Mobilizing Mobile Records in Resource Poor Settings

The cool thing about grants is that they will often fund the neat idea you have. The not-so-cool thing is that they generally take a lot of work and luck to be accepted.

My good friend Isaac Holeman and I entered an application on Friday to NetSquared/USAID’s Development 2.0 challenge. They’re looking to give $10,000 dollars to a project using mobile technology (like SMS or phone-based applications) that “[maximize] development impact in areas such as health, banking, education, agricultural trade, or other pressing development issues.” We think we’ve got just the idea.

We’d like to put together a bridge between mobile phones, potentially FrontlineSMS, and OpenMRS, a super neat medical records system that is beginning to gain a lot of traction in Africa because of Paul Farmer’s Partners In Health. Specifically, this would allow community health workers in the field to access and interact with the medical records database. This would, for instance, allow them to instantly query the last time a tuberculosis patient had reported taking their treatment medicine. Isaac and I are also very interested in sorting together an OpenMRS module that would “watch” the data going in and out of the database. If a bit of data passed through tagged with, say, “#emergency”, it would go to whomever the on-call doctor was. This type of functionality, as far as we can tell, doesn’t already exist. We think it would be sweet if it did.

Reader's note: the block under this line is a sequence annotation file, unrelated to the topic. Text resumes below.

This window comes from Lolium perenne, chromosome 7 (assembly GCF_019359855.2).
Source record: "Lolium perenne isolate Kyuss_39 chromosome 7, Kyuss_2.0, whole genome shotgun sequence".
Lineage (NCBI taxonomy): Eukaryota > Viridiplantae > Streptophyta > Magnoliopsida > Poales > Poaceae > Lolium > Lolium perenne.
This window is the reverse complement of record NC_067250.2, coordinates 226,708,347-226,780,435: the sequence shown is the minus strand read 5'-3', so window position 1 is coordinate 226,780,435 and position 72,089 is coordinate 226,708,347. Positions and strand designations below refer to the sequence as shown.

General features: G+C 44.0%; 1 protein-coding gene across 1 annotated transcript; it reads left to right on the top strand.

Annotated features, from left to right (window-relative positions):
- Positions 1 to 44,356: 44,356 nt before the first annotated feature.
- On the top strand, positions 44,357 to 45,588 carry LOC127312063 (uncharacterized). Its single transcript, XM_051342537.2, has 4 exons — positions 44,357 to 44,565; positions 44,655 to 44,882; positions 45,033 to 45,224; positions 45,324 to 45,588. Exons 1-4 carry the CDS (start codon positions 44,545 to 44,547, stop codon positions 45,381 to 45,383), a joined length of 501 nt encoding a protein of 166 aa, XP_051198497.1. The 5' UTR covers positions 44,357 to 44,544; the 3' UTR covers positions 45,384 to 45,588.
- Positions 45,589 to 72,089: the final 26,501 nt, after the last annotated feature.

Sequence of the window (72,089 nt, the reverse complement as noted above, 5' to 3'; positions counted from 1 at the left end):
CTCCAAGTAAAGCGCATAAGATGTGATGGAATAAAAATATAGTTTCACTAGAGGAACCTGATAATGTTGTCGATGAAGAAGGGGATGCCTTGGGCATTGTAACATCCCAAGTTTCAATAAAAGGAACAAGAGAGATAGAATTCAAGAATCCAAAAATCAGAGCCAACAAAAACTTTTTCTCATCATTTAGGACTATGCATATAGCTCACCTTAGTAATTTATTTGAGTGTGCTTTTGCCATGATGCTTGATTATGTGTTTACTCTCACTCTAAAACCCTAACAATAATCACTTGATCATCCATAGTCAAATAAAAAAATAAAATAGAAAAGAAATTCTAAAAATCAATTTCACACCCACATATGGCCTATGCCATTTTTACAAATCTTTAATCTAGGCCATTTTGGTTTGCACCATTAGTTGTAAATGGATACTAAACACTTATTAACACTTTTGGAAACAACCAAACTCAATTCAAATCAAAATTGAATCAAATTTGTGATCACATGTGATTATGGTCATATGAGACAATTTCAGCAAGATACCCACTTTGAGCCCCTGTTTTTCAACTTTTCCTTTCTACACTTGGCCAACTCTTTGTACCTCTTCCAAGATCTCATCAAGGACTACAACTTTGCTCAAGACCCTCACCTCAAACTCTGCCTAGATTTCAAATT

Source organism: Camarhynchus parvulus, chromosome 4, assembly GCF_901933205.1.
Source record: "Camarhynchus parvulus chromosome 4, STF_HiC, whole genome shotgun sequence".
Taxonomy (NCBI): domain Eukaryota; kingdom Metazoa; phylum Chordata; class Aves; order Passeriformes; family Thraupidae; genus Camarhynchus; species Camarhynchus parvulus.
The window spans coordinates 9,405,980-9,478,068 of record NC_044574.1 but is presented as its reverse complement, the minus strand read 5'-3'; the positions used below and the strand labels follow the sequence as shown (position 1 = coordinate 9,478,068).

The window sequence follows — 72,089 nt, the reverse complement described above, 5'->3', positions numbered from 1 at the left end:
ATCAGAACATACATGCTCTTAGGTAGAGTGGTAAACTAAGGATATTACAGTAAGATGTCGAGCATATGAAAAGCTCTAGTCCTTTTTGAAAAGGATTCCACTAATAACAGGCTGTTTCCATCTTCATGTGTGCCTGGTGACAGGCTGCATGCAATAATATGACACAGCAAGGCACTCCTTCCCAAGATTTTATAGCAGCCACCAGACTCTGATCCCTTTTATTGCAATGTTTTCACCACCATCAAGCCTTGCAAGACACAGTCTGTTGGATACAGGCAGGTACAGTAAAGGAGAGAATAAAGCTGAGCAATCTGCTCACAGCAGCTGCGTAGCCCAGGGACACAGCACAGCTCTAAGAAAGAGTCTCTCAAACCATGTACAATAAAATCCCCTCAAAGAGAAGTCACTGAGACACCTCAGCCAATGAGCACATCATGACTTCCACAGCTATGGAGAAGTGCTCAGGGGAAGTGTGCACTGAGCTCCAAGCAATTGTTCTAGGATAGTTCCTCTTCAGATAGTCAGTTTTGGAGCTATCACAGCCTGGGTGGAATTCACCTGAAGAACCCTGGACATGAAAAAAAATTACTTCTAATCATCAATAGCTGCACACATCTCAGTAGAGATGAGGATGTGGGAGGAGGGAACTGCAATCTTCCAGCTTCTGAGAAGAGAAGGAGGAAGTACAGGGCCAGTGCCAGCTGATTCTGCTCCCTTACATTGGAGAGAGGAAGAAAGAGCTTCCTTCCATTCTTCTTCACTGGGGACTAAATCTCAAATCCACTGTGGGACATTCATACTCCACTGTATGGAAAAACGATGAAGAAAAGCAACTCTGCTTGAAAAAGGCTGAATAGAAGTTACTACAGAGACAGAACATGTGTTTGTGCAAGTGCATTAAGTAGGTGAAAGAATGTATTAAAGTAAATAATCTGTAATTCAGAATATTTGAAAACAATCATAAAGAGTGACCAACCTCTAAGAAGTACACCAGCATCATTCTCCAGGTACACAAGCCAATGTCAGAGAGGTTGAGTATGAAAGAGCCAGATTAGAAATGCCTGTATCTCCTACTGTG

Now, most of this project is in the very preliminary stages. With your help, though, and funding from NetSquared/USAID, we can take it to the next step. Here’s the details:

  • Voting started on Monday and will run until Friday at 5:00 pm Pacific.
  • To vote on our application, you must first register.
  • Once you’ve registered, you then have one (1) ballot with up to five (5) votes. You have to vote at least three (3) times.

Our application is called “Mobilizing Medical Records In Resource Poor Settings“. We would be very much obliged if you took the time to vote for us and, if you do and leave a comment on this blog post, I’ll send you a personal thank you.

Also, if you don’t know who else to vote for, there were a few other projects which caught my eye:

Most importantly, I think these types of projects show that mobile connectivity has tremendous potential to empower positive change. We think our project can do the same for healthcare. Thanks for the support!

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